Life Skills: A Clean Home

I have to be honest. I am not a skilled nor strong housekeeper. In fact, I’m looking for help in the house because of medical reasons, so there’s that. I did ask for advice, tips and tricks on facebook (there’s that social media again!), so I hope to be able to share some helpful words with you here.

Pinterest is full of advice and I even found this board on Cleaning 101: There are numerous websites dedicated to cleaning tips and tricks (like flylady), and we’ll list some of the sites we found here:

FlyLady is really good about emphasizing baby steps, charts, setting goals, working in manageable sections and within reasonable times. She divides the house into “zones” and that’s the day’s focus, in addition to regular maintenance of the kitchen and other rooms. Her suggestions and ideas work for thousands, if not millions, and there are websites that go over how to make the zone idea work for the personal house (even with small children pitching in).

Remember the advice to clean from the top to the bottom (covered in the hygiene post). When working in a room with ceiling fans, that’s the item to start on for the cleaning session because gathered dust will fall to the floor. Once the “trash” has hit the floor, it’s a simple matter of sweeping and mopping.

So for deep cleaning, I like to turn on music and “bust a groove”. FlyLady recommends setting a timer for 15 minutes, or 10 minutes, 5 minutes – whatever works for the individual.

When cleaning the kitchen and bathroom, wipe from the top down so that sugar, salt, crumbs, various other trash ends up on the floor. In the kitchen, do the dishes after the counters have been wiped but not yet cleaned; this way, any water that spills or splashes hits the floor and the not-yet-cleaned counters. Wipe down the microwave, if it’s been heavily splattered and stained a bowl of water with either vinegar or lemon juice for about a minute helps loosen the stuck-on food. Baking soda and dawn dish soap apparently make a nice paste (look on pinterest for that one) that can be used on the counters, microwave, stove, oven, refrigerator, etc. Let it set for several minutes (approximately 15) before rinsing. It is very important that the scrubbed areas get rinsed. Once the dishes have been washed and set to dry (unless you dry as you go, as some do), finish wiping down the counters, table and chairs. Sweep from side to side, picking up the broom to return to your start position. Run the broom around the underside of the bottom cabinets and floor, sweep into the center of the room, and gather the trash into the dustpan. Mop with fresh hot water, rinsing often. Work from the far wall and mop yourself out to the living room or other room, rinse the mop a final time, and put the mop head up off the floor when putting it away. Have a dedicated spot for the mop and broom.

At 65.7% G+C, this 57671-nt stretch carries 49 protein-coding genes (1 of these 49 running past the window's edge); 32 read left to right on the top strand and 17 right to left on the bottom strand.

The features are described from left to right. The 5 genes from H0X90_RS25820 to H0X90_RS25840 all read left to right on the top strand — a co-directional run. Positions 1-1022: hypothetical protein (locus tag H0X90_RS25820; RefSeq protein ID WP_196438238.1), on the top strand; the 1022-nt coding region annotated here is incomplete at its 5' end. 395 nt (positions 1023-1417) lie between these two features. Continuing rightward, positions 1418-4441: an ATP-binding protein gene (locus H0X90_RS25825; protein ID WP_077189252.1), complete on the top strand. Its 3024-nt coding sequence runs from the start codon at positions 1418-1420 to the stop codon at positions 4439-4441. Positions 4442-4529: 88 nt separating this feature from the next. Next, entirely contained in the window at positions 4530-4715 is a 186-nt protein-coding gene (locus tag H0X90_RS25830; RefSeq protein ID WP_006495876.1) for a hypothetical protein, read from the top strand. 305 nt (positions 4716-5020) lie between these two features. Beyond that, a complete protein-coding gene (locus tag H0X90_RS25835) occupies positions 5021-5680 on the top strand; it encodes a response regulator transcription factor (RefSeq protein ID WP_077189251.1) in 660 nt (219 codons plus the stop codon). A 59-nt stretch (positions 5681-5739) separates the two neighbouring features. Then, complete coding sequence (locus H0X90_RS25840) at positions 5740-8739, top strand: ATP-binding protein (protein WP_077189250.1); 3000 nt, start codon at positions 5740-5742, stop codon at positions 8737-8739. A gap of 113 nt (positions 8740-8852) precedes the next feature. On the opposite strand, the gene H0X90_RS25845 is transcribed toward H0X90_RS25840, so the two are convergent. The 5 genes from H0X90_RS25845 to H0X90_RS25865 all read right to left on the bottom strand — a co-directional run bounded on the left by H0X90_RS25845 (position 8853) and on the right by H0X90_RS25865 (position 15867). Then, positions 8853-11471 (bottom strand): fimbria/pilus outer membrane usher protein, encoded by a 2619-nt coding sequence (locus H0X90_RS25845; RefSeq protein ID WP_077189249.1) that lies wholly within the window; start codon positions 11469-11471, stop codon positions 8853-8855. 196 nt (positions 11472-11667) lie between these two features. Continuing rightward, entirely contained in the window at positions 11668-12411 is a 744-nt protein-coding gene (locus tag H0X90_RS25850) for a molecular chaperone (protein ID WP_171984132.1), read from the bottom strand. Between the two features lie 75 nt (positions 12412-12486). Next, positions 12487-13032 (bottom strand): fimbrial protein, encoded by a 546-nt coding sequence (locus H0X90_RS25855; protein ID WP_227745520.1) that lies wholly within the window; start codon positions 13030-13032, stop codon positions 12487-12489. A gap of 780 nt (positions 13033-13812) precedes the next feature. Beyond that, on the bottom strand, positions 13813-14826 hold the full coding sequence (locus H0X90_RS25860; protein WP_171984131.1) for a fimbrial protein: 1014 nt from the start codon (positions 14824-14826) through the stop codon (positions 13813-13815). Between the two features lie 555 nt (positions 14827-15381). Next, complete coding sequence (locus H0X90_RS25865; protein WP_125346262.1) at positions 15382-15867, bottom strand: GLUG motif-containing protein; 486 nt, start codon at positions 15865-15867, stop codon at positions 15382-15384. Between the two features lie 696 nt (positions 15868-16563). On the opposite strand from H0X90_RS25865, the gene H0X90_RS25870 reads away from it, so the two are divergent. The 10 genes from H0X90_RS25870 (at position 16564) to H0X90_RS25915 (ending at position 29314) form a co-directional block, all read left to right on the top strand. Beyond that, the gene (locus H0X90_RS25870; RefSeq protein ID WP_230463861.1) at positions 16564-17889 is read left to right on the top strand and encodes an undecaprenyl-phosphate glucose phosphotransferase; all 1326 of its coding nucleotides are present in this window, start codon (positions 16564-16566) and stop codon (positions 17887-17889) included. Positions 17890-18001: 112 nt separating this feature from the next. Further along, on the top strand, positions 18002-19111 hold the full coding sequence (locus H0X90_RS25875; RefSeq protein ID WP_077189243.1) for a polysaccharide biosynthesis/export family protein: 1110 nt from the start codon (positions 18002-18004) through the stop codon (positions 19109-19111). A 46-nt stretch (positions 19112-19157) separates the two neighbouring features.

dishes done

In the bathroom, wipe down the walls, mirrors, counters and sinks. Using a separate sponge or paper towels, wipe down the top of the toilet, the handle (to flush), the front of the tank, behind the seat, the seat and under the seat. Using a safe toilet-bowl cleaner, follow package directions. Wipe down the base of the toilet. Depending on your floors, you’ll then sweep, running the broom around the baseboard and moving into the center of the room. Mop, starting on the far wall (in our bathroom, that’s the edge of the tub and behind the toilet) and work your way into the hall or bedroom.

really clean pretty bathroom

The type of floors in your house determine which type of cleaning supplies you’ll need: broom, mop, vacuum, swiffer, steamer, etc. Remove all dirty dishes, laundry, mail/papers, and trash, even if that means putting things into boxes or bags. In the living room, office, den, family room, or whichever other rooms that are not bedrooms, you’ll start by dusting every hard surface. Remember, the dust will settle on the floor. This is a good thing as it can then be swept or vacuumed up from there. Wipe down the entertainment center, the coffee and end tables, and the lamps, bookshelves, etc. Vacuum the furniture with the upholstery attachment. Steam it, if you have a steamer, and allow it to dry.


In the bedrooms, wipe down/dust the ceiling fans, dressers and chests of drawers, headboard and footboard – any hard surface. Gather up the trash, laundry, and anything else that doesn’t belong. Find a home for it. Vacuum or sweep and mop.

And now, relax. We’ll worry about “the rest” of the stuff later. That’s where FlyLady’s zones come in very handy. The daily stuff would be dishes, laundry, wiping down counters, picking up trash and cleaning off hard surfaces, and maybe even running the vacuum in heavily-trafficked areas or the broom if the dirt/dust has built up.

I’m sure there’s other areas to be covered, such as making the bed, putting away the laundry, etc. And, of course, daily hygiene and personal care. I hope this helps. Cleaning, especially deep cleaning, can be a big job, overwhelming at times, and it’s best to figure out how it works for you. Maybe work in small bits, using the timer, setting a goal to just finish the kitchen or living room. Start with the smallest room, or the one with the least amount of work, so you feel accomplished. Work through each room, starting at the door and go clockwise.

One Thought on “Life Skills: A Clean Home

  1. I suggest natural, non-toxic cleaners for those who may have small children.

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